MOSCOW, Jan 2 (Reuters) - Oil output in Russia edged up 1.2 percent to reach a new post-Soviet high of 10.27 million barrels per day (bpd) last year, as the world’s top crude producer eased tax burden and launched pipeline flows to China, the Energy Ministry said on Monday.
That is a bit more than the 10.26 million bpd, expected by an analyst poll compiled a year ago, though the increase in 2011 has slackened from a 2.2 percent rise in 2010 when the country produced 10.145 mln bpd, up from 9.93 million bpd in 2009 and 9.78 million bpd in 2008.
Russia aims to maintain annual oil production at around 510 million tonnes, or just over 10 million bpd, in the next 10 years. It also sees its crude oil export flat at 250 million tonnes in 2012.
The main driver behind the increase was the new Vankor oilfield, developed by the country’s top crude producer Rosneft , which reached a production target of 15 million tonnes (300,000 bpd) last year.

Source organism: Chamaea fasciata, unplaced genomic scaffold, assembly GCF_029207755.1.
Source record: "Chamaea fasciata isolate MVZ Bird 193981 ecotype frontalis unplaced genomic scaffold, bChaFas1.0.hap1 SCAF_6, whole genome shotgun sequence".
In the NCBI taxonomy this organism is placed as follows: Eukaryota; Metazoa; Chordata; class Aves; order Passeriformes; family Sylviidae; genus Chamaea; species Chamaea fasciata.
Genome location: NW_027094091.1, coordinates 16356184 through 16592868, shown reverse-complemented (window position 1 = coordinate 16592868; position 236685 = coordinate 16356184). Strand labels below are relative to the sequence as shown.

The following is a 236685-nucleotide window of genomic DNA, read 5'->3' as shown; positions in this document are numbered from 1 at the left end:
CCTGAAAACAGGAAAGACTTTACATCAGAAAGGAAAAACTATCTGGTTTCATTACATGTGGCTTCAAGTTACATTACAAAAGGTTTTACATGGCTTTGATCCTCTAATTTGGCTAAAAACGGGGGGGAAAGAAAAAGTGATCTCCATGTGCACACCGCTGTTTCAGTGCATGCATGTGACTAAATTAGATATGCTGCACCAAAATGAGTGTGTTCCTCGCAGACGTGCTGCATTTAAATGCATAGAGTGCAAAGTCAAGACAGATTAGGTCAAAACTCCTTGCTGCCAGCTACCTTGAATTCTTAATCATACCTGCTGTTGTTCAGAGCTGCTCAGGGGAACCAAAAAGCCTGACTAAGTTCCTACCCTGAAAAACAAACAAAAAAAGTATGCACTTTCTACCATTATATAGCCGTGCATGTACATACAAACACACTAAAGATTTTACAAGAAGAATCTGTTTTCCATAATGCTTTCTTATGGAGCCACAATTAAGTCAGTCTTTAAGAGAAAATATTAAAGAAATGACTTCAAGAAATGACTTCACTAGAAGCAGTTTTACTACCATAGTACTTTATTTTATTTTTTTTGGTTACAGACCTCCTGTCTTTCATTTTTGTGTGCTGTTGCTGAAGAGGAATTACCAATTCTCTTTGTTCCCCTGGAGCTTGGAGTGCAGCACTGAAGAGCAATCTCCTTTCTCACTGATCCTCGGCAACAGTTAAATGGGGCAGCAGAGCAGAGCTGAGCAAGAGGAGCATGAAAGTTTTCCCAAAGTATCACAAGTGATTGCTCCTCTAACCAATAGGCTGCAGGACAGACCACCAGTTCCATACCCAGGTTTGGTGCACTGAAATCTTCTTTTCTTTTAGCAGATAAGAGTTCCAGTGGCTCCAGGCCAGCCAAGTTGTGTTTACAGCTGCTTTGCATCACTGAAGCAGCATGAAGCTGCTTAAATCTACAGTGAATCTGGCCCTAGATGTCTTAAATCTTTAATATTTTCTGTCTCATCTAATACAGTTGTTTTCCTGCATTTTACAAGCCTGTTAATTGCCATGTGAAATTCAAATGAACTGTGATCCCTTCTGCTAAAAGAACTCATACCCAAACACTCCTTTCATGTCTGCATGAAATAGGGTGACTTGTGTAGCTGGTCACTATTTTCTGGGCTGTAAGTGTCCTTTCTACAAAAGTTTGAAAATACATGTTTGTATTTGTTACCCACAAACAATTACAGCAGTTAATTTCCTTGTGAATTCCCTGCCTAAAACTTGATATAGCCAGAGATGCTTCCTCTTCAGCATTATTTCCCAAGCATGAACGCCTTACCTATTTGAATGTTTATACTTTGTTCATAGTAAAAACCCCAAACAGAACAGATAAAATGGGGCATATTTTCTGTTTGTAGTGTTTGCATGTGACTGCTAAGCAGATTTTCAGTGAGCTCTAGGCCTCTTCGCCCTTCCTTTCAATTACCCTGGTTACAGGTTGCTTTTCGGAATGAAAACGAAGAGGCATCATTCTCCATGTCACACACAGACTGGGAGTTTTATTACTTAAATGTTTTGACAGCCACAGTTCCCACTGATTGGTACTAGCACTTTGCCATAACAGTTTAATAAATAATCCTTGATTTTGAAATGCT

The field is slated as the main source of Russia’s pipeline export to China via the East Siberia - Pacific Ocean (ESPO) link, which is shipping 300,000 bpd of oil to Daqing in China from Russia’s Skovorodino.
In 2012, Russia plans to finish the second stage of ESPO, which will terminate at the Pacific port of Kozmino. This year is also expected to see the launch of the Baltic port of Ust-Luga, which has been delayed from November 2011 due to heavy infrastructure damage during construction works.
Ust-Luga may handle 10 to 20 million tonnes of oil from the Baltic Pipeline System-2.
Natural gas production in Russia increased to 670.544 billion cubic metres (bcm) in 2011 from 650.311 bcm in 2010. Gas output at Gazprom, Russia’s top natural gas producer, rose to 509.664 bcm last year from 508.471 bcm in 2010.
Gazprom, which is suffering from demand decline in debt-stricken Europe, its key market, expects to produce 521 bcm of gas in 2012 and 549.2 bcm in 2013 to match the level of 2008. (Reporting by Vladimir Soldatkin; Editing by Alissa de Carbonnel)